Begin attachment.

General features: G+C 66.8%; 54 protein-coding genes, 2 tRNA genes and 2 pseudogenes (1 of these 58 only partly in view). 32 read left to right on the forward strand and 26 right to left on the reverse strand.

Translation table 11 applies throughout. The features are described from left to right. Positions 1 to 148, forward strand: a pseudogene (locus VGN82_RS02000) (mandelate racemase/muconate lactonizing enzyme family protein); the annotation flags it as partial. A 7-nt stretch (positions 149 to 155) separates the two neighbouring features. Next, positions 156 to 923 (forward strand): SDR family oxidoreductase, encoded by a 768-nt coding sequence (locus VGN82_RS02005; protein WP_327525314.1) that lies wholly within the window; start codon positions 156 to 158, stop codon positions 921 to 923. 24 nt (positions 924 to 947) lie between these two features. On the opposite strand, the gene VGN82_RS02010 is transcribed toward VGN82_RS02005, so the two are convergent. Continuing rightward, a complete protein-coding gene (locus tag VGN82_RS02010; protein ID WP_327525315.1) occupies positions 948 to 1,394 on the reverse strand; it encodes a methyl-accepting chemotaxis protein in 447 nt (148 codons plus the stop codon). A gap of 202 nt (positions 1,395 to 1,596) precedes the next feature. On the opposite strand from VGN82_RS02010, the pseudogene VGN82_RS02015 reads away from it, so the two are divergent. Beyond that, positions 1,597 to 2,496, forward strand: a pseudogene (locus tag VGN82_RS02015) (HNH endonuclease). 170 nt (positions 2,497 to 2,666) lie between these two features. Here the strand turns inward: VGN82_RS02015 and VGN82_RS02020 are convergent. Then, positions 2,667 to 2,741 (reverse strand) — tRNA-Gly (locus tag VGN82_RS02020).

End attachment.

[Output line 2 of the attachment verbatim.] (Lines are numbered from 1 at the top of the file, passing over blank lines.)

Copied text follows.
Translation table 11 applies throughout. The features are described from left to right. Positions 1 to 148, forward strand: a pseudogene (locus VGN82_RS02000) (mandelate racemase/muconate lactonizing enzyme family protein); the annotation flags it as partial. A 7-nt stretch (positions 149 to 155) separates the two neighbouring features. Next, positions 156 to 923 (forward strand): SDR family oxidoreductase, encoded by a 768-nt coding sequence (locus VGN82_RS02005; protein WP_327525314.1) that lies wholly within the window; start codon positions 156 to 158, stop codon positions 921 to 923. 24 nt (positions 924 to 947) lie between these two features. On the opposite strand, the gene VGN82_RS02010 is transcribed toward VGN82_RS02005, so the two are convergent. Continuing rightward, a complete protein-coding gene (locus tag VGN82_RS02010; protein ID WP_327525315.1) occupies positions 948 to 1,394 on the reverse strand; it encodes a methyl-accepting chemotaxis protein in 447 nt (148 codons plus the stop codon). A gap of 202 nt (positions 1,395 to 1,596) precedes the next feature. On the opposite strand from VGN82_RS02010, the pseudogene VGN82_RS02015 reads away from it, so the two are divergent. Beyond that, positions 1,597 to 2,496, forward strand: a pseudogene (locus tag VGN82_RS02015) (HNH endonuclease). 170 nt (positions 2,497 to 2,666) lie between these two features. Here the strand turns inward: VGN82_RS02015 and VGN82_RS02020 are convergent. Then, positions 2,667 to 2,741 (reverse strand) — tRNA-Gly (locus tag VGN82_RS02020).